“Where words fail, music speaks.”
–Hans Christian Andersen
Music is a vibrant and exciting subject that allows all students to be creative and develop skills at all levels in the three key areas of performance, composition and listening. The department has a fantastic range of equipment which allows our students to consistently produce work of a good standard. At Key Stage 3 students have two one hour lessons of curriculum music during the two week timetable. At Key Stage 4 we offer GCSE music (Eduquas specification). The department also offers extra-curricular ensembles including steel pan group and choir, as well as individual instrumental tuition on guitar, drums, keyboard, piano and voice.
The music department is lucky to be able to provide fantastic facilities for all students to enjoy making music and produce work of the very highest standard.
- We have a range of specialist and none specialist percussion equipment including a steel pan set, small Samba kit, four acoustic drum kits, two electronic drum kits and various small percussion.
- Our Music ICT Suite, featuring a number of PCs that run Sibelius 7, is used for a range of activities.
- Many of our students use guitars either for tuition or in class lessons; for this purpose we have acoustic guitars as well as electric guitars and a range of amplification.
- The classroom has 15 keyboards, headphones and percussion equipment for practical lessons.
- We also have 2 practice rooms with pianos.
What pupils will learn
Key Stage 3
During years 7 & 8 students receive 2 hours of music education each fortnight. Through studying a range of relevant and engaging schemes of work students are able to develop their ability as performers and composers whilst also learning how to actively listen to and discuss music from a range of genres.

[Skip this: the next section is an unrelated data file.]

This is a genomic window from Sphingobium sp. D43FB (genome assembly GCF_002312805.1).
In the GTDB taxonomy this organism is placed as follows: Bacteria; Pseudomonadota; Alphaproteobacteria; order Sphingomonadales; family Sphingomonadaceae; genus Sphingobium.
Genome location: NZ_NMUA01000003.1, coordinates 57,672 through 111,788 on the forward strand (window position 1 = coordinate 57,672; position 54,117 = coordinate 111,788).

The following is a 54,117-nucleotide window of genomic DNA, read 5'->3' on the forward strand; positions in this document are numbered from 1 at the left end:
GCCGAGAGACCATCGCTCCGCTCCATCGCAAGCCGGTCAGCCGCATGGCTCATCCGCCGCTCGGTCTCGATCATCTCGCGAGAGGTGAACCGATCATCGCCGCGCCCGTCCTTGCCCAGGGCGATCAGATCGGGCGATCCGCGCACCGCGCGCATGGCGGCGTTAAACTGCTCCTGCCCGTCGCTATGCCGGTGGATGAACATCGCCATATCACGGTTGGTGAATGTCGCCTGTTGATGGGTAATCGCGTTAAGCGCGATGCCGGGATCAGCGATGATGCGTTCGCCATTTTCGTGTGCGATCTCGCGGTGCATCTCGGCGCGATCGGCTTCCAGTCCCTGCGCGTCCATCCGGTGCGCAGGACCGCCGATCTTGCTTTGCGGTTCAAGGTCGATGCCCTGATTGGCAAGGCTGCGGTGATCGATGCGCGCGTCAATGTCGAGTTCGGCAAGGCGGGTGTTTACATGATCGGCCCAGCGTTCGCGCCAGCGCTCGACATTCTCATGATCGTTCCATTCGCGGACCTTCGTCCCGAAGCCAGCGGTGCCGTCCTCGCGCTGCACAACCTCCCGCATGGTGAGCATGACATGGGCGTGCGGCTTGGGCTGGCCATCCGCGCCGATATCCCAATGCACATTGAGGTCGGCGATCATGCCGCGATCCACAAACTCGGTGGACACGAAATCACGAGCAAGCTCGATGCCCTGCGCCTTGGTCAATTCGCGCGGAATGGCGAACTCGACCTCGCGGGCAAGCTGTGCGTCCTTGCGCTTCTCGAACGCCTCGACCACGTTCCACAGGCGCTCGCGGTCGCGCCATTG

Students compose their own rhythmic pieces using specialist percussion equipment.
Students also learn how to play the keyboard to compose their own creative pieces and study Indian Music.
|Year 8||Students study and perform riffs, Reggae music and compose their own full scale pop song.|
Key Stage 4
We offer the new Eduquas GCSE specification (accredited by Ofqual), which we believe allows all pupils to explore their own interests in a well-balanced, exciting course. This specification gives candidates opportunities to develop broader life-skills and attributes including critical and creative thinking, aesthetic sensitivity and emotional and cultural development.
|Year 9||Students begin developing their skills in performance, composition and listening. During the year students will experiment with compositional development within popular music, as well as develop solo performance and ensemble skills.|
|Year 10||Students will continue to develop their skills across the areas of composition, performance and listening. Year 10 will see students begin the process of producing their first compositional work; this is a free composition. Many students choose to compose a popular song, piece of descriptive music or even a dance track. Students will also begin working on the set works found within the listening examination.|
|Year 11||During year 11, students will finalise their first composition as well as beginning their second composition set to a brief given by the exam board. Students will also complete both their solo and ensemble performance recordings. Listening work will continue to develop in order to prepare for the listening examination at the end of the course.|
KS4 Areas of Study
All areas of the course are linked to the five Areas of Study:
- Musical Forms and Devices